Directed by James Mangold | Written by Mangold, Scott Frank, and Michael Green | 137 min
Hugh Jackman’s essayed the Canadian mutant superhero Wolverine in nine pictures since the X-Men in 2000. Logan is where he sheathes his claws. He saved the nearly best for last—X2: X-Men United remains my favourite movie of the franchise and its spin offs—but Logan, with it’s R-rated wallop, its spacious running time, and great character journeys, manages to reach a place even that earlier picture didn’t quite manage. It’s genuinely moving. Logan‘s a self-contained western that offers a definitive and dignified conclusion to the story, until such time as 20th Century Fox and Marvel choose to reboot it.
We’re in 2029 and things are much as they are now just slightly more shitty… plus self-driving trucks. Wolverine—now going by his aliases Logan aka James Howlett—is a limo driver working somewhere near the Mexican border. He’s in rough shape, his vaunted healing ability is starting to fail him, so he’s self-medicating. He’s also scoring anti-seizure medication for his mentor Charles Xavier (Patrick Stewart), who’s holed up—and in even rougher shape than Wolverine—in an abandoned factory just over the border, joined by the sunlight-sensitive mutant Caliban (Stephen Merchant). Looking for Wolverine is a woman named Gabriella (Elizabeth Rodriguez), travelling with a little girl, Laura (Dafne Keen), who has gifts of her own. And they’re being hunted by a group of cyborgs called Reavers, led by an unpleasant dude named Pierce (Boyd Holbrook). Behind it all is a nasty scientist played with relish by the always welcome Richard E. Grant.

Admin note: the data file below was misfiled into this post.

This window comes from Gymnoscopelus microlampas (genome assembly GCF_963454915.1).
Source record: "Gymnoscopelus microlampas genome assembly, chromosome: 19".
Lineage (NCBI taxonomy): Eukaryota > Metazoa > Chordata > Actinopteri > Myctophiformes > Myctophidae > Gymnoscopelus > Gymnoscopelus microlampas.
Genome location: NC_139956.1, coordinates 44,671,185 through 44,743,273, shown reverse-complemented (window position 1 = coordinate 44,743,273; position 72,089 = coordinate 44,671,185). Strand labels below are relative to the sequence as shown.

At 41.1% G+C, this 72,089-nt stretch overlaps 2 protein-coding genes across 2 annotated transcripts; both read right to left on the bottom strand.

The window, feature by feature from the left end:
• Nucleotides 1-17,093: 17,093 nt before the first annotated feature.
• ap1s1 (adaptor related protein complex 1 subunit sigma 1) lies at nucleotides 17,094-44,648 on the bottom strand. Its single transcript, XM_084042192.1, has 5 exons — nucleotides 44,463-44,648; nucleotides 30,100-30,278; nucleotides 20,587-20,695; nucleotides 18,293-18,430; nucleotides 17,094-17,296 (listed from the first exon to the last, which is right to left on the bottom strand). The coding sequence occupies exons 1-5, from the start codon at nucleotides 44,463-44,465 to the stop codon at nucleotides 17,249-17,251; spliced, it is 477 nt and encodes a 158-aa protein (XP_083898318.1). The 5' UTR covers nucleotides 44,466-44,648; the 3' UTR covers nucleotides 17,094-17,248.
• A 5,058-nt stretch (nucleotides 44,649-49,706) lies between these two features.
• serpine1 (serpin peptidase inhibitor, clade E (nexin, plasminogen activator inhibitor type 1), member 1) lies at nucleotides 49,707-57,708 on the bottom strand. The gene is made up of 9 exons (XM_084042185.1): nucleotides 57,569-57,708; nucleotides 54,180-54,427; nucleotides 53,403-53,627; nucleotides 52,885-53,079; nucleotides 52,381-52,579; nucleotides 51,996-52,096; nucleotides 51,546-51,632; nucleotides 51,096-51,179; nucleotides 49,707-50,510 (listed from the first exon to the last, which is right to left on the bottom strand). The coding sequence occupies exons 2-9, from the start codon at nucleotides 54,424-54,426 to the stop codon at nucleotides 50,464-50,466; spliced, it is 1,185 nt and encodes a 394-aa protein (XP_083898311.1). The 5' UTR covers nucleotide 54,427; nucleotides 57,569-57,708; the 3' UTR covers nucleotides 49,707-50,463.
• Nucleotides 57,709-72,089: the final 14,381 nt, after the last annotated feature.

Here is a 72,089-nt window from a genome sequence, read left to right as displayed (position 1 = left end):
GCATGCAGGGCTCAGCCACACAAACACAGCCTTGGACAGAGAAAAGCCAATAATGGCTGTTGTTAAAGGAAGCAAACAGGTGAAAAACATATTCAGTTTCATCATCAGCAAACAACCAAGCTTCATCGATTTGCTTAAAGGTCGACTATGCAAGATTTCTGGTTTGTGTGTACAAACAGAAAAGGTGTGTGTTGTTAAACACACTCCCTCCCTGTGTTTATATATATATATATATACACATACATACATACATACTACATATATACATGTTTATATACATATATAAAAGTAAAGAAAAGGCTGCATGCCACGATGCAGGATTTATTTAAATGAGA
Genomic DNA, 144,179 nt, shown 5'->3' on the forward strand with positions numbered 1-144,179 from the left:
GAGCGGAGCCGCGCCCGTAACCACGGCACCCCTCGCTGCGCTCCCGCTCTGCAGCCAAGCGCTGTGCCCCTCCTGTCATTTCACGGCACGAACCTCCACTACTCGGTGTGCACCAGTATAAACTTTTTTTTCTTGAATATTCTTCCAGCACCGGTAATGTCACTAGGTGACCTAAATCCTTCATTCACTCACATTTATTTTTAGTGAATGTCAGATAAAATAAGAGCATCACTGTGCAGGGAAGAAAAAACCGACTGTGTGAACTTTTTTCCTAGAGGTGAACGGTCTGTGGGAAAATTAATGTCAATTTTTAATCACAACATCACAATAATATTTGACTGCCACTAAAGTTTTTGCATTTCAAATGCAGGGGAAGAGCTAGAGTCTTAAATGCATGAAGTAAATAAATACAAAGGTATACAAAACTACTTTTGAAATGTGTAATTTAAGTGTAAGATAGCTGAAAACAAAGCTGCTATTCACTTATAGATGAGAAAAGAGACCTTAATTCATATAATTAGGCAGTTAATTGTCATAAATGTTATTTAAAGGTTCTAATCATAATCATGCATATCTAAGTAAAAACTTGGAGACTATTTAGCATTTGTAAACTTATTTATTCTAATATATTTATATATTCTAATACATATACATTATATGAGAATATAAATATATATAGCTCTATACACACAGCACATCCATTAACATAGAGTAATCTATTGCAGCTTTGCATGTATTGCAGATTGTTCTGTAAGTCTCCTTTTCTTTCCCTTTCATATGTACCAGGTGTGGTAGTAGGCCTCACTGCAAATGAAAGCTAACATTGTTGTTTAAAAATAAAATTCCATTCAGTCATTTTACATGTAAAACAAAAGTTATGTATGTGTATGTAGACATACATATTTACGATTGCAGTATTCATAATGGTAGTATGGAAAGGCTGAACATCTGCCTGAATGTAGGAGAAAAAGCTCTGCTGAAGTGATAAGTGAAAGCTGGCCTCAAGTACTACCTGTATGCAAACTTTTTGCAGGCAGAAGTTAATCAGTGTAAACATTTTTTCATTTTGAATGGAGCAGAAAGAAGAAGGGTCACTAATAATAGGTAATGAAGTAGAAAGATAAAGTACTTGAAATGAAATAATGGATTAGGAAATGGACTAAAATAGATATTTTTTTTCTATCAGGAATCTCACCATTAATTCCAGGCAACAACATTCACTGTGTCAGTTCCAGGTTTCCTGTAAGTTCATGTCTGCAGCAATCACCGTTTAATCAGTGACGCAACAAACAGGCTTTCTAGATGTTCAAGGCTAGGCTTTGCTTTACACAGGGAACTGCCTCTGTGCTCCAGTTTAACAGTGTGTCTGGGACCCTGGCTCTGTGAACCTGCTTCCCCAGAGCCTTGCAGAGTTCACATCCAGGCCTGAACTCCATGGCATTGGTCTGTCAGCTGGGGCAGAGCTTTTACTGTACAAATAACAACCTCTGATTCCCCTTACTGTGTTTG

Logan doesn’t skimp on the western and post-apocalyptic movie references, everything from The Shootist to Unforgiven to Mad Max Beyond Thunderdome. The most overt debt is to Shane, which shows up on TV in an Oklahoma City hotel room. That said, Logan still manages to find its own voice, avoiding most of the cliches of the superhero genre in a rambling, road movie structure that leaves room for an appearance by Eriq La Salle as a horse rancher fighting against a Monstanto-like corporation. For a superhero movie, the political message here is timely—we even get immigrant mutants looking for sanctuary in the US but having to head to Canada to find it.
If you have a history with Wolverine and Professor X it will help, but you could still come to this film as a blank slate and find plenty to engage. It refers to the legacy, but doesn’t lean on it. Logan is damaged and cynical, any lingering sense of duty bled away by too many disappointments in his life, and Jackman is entirely convincing. Stewart gives an award-worthy performance as a man still able to locate his conscience through the haze of drugs and failing health. And Keen goes from adorable to electric, another recent example—see Lion and Moonlight—of a child actor matching or surpassing the adults around them.
If the frequent f-bombs and geysers of arterial spray are a turn-off, to me it feels like the characters, after so many years of fighting for respect while being hated and feared, have earned their pained, mature humanity. If you’ve been along for the ride all this way, so have you.